Dear Airtel, here's what you can learn from Google about customer service
Technology helps build connections among disparate systems to enable and surprise us. So why are more companies not using it to improve customer service?
Google just freaked me out. But before I get to that, a bit of a back story.
I have been lax in paying my Airtel Mobile bill last month. The October/November one lying unpaid, with me knowing fully well that I can pay the small fine and get through with it all in November/December. Airtel however didn't think so. So on every other call I made, I am forced to listen in to a broken recorded message, in Hindi, Marathi, English once even in Gujarati, telling me that I have a Rs 2143/ bill lying unpaid. And as is the norm, I receive a bunch of SMSs and mails that remind me of my non-compliance.
I had had enough of Airtel rebuking me, so last evening I decided to pay the bill online. Like with everything these days I headed to Google to search for a link to "Airtel Bill Payment" and this is what popped up.
For a moment I was stunned. Google actually knew the amount pending with Airtel and alerted me even as I was heading to pay my bill.
I soon realized that my Airtel bills come into my Gmail account and hence Google could know how I much I had to pay up. That my bill was password protected, and that even I had not opened it myself was not something that Google worried about. Its mission "to organize the world's information and make it universally accessible and useful" was far more important than the care Airtel took to "secure" my bill.
So was I pissed off at Google for having snooped on my bill? Sure I was surprised. Angry? Not so much. I just saw it as the outcome of technology being able to build connections.
If I am angry, I am at Airtel more than Google. Because soon after I paid the bill I got an SMS from Airtel of them having received my payment, and then some.
What pissed me off about Airtel is the second SMS, one that told me that either the billing system in Airtel is disconnected from the messaging system. That even though I had used a credit card to make the payment, this was unknown to the system that was shooting out the transactional message. Or worse, some lazy guys in the customer care department decided that they didn't need to personalize their messages depending on what mode of payment I used.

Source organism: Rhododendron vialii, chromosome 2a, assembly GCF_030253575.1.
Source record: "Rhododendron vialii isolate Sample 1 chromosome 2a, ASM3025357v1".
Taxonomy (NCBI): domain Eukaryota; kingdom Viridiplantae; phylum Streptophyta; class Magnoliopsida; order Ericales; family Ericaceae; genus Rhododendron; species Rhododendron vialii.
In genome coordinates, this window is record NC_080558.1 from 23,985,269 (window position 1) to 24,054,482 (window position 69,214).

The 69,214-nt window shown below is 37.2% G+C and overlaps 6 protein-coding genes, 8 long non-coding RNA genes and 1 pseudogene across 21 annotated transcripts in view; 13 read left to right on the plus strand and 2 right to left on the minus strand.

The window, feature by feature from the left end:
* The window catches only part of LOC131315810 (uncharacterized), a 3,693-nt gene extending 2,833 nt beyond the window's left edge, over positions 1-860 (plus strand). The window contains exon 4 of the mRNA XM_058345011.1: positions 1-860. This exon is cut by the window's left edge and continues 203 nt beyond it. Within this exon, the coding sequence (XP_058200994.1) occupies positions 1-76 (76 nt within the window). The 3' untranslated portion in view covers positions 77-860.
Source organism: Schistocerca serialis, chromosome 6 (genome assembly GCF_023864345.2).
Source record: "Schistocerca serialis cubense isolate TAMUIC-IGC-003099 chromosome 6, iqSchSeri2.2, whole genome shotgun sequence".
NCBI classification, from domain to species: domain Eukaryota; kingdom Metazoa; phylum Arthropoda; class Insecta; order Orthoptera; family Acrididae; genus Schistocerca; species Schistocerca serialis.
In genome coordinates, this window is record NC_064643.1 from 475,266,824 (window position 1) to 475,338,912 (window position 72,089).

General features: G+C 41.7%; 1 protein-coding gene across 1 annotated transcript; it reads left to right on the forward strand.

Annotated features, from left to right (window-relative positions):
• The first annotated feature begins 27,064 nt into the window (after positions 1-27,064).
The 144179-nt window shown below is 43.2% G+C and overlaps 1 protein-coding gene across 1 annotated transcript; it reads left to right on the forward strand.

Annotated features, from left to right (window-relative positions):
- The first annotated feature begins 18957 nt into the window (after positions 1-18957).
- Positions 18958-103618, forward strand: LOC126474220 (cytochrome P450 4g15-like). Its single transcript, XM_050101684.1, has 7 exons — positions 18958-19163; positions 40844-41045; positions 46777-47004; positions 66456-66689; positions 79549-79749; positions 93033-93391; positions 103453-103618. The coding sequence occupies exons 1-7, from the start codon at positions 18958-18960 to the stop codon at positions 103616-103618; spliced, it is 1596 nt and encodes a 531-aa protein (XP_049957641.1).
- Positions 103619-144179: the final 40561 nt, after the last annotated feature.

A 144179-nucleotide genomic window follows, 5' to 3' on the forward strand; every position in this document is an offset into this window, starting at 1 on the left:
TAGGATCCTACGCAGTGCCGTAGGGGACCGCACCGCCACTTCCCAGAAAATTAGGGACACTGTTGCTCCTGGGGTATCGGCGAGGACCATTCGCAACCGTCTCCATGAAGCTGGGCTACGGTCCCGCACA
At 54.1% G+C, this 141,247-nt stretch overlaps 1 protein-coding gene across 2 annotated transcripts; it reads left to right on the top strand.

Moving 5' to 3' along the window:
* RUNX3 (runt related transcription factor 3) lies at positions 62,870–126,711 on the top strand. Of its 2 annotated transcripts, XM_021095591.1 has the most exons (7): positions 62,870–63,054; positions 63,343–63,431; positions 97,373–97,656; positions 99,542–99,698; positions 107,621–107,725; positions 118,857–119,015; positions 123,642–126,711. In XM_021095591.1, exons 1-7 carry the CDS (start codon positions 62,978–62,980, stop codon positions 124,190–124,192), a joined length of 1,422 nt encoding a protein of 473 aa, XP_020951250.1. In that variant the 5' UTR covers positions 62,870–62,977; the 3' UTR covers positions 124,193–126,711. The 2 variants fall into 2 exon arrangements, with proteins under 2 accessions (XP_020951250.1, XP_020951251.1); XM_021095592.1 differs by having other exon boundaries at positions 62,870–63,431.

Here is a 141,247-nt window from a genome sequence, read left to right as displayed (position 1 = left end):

Google on the other hand was smarter. When I later Googled the earlier search term "Airtel Bill Payment" the search result told me, basis a new mail from Airtel, that a credit of Rs 4,200 had been made.
There's more that Airtel does in its own disconnected way. When I recently tweeted out to them on how they needed to improve their existing networks before going on to offer 4G plans I was engaged in conversation by their customer service rep who had no clue who I was, this after being a customer for over half a dozen years.
And despite Rohit's assurances I have not had a final answer from Airtel. Yet.
Mechanical Vs Connected. The future of customer engagement
One of the biggest obstacles for companies operating in a connected world is silo based thinking. Despite all the efforts, technology and money (Airtel made over Rs 1000 crores in profit in the October quarter) available, I understand that the company's billing department is not really connected to the customer communications department. Airtel's customer relationship guys are not adequately interfaced with the online listening and response team. And these become glaring inadequacies when customers reach out to resolve issues or start having conversations with companies.
This is particularly galling when I know that I pay Airtel a few thousand rupees every month to help me stay connected and all the services I enjoy with Google are virtually free. And as I read through Airtel's vision and promise I discover that they have put the customer (me) at the heart of everything they do.
Airtel is not alone in living a silo based existence. Each one of us may have experienced how seemingly simple things get complicated because different systems within a company are not connected.
It's easy to pen down mission and vision statements. Google has not promised to put me, or any user at the heart of the company and yet does amazing things that stun, shock and inspire me from time to time. Airtel, keeping with the times calls itself The Smartphone Company yet needs to go a long way to build its customer smarts.
Users of Telegram can now also fast-forward videos and access new features on the web versions.
This type of reconnaissance will prove useful to human missions, by scoping out the best paths for them and reaching locations that aren't accessible.
Searching for Sheela review: Netflix docu investigates whether the enigmatic woman has moved on from her murky past
We only understand Sheela better through the dichotomies of views around her, and true to her illusive infamy, she lives up to her noncommittal status, clinically veiling it as the whole truth.